City Manager John Glascock is supporting a 1-cent tax on every gallon of motor fuel sold in the city, which would bring in $950,000 for police services and street work.

John Glascock

John Glascock

Voters, however, will have the final say.

Along with four other revenue proposals, Glascock floated the idea of a 1-cent gas tax when he delivered his budget message for fiscal 2020 in July.

“The good thing about that idea is that everyone would pay it,” Glascock said in an interview with the Missourian. “Even the visitors who come to town and fill up with gas would be paying for that.”

The tax would be subject to a public vote and, under the Missouri Constitution, would require a two-thirds majority to pass.

Columbia residents at gas stations around town were split on whether they would favor the tax. Eleven said they would vote for it, eight said they would not and one was undecided.

“They tax too much, and they waste it,” Mark Robb said.

Marcella Day said she would approve the tax “because roads around here are in terrible condition.”

Others who liked the idea said streets and police services need more money.

In addition to the gas tax, Glascock has suggested a city use tax on internet purchases, a sales or property tax dedicated to public safety, a fire property tax similar to the one that funds the Boone County Fire Protection District and a fire flow tax.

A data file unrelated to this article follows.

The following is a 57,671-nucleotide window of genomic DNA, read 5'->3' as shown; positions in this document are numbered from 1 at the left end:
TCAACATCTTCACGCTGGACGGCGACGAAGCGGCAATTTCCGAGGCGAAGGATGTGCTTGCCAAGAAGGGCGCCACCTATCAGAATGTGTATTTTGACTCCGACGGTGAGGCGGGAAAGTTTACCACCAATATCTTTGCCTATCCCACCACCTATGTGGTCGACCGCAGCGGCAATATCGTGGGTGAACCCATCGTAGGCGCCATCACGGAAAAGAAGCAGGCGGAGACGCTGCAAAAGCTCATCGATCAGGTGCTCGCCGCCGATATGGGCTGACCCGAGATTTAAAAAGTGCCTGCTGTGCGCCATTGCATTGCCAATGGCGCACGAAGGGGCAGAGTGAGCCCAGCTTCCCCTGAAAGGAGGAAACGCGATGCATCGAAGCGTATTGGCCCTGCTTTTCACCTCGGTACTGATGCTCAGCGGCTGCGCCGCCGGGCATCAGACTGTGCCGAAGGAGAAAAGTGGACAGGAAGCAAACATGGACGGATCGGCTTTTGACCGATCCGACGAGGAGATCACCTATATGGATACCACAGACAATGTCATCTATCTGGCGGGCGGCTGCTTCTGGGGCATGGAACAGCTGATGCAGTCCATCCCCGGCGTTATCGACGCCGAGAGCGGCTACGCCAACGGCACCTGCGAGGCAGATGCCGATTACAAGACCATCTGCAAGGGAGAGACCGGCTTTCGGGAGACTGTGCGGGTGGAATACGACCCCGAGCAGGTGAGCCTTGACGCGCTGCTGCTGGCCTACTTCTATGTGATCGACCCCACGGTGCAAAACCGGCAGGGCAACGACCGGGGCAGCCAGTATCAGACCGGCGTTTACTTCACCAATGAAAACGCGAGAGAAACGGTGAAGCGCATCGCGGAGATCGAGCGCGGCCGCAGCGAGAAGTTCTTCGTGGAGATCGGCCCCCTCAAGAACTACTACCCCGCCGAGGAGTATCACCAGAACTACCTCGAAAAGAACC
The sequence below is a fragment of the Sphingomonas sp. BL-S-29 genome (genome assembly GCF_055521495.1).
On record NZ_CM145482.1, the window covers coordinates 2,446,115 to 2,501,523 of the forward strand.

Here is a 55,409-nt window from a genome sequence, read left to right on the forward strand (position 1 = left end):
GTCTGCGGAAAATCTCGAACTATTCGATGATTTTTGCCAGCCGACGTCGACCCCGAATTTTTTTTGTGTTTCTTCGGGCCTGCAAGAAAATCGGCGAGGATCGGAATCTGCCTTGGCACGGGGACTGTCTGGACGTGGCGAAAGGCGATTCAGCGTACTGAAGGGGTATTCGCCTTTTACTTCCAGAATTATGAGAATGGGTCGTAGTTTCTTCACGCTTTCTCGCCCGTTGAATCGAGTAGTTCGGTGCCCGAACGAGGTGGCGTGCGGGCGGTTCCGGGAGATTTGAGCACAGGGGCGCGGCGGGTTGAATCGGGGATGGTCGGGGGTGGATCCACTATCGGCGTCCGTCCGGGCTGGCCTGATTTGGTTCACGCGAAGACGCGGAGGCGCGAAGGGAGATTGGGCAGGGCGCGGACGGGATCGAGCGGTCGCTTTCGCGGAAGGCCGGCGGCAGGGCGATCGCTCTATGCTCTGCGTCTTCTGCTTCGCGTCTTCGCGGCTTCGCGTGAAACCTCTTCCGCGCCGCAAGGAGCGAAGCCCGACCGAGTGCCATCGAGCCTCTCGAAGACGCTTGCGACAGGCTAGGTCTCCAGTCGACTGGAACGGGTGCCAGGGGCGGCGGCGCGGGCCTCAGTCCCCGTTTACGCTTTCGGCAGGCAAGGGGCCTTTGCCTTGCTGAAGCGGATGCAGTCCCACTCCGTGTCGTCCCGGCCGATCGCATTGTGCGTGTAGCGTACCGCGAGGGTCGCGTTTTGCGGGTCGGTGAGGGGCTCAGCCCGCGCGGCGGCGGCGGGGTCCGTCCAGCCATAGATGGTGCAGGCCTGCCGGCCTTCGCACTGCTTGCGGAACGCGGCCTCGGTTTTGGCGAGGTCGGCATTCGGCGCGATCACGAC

Under a fire flow tax, property owners would pay a set tax per square foot of their building. Glascock did not specify how much that tax would be, but he said it would apply to all types of buildings, both residential and commercial.

Other than park taxes, Columbia voters in recent elections have been reluctant to approve ballot measures. So the prospects of Glascock persuading voters this time might be bleak.

In 2014, nearly 60% of voters rejected a proposal to raise property taxes by 30 cents to fund public safety, according to previous Missourian reporting. Voters also shot down a city use tax in 2017 similar to the one Glascock hopes will stabilize Columbia’s declining sales tax revenue.

“We’re just looking at every type of different way to fund public safety in our streets and our priorities in the city,” he said.

  • Fall 2019 public life reporter. I am a senior studying international journalism and Spanish.

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